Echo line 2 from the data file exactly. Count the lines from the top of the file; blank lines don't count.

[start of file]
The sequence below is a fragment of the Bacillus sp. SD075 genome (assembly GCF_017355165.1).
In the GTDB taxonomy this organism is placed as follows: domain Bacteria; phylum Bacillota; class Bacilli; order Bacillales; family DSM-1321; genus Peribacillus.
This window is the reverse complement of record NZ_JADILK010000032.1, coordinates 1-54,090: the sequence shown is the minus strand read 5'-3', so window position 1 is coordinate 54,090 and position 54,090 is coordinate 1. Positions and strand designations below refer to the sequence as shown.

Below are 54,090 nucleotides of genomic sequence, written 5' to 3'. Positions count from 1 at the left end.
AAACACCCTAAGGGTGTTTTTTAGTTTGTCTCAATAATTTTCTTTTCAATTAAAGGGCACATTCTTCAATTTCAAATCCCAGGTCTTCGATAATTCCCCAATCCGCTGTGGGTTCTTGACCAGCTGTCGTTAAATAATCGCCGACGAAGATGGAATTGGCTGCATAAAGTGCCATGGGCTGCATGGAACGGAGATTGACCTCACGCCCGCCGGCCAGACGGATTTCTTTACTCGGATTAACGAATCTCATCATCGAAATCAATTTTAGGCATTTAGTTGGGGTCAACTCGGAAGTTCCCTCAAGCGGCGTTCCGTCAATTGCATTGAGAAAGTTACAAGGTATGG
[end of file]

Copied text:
In the GTDB taxonomy this organism is placed as follows: domain Bacteria; phylum Bacillota; class Bacilli; order Bacillales; family DSM-1321; genus Peribacillus.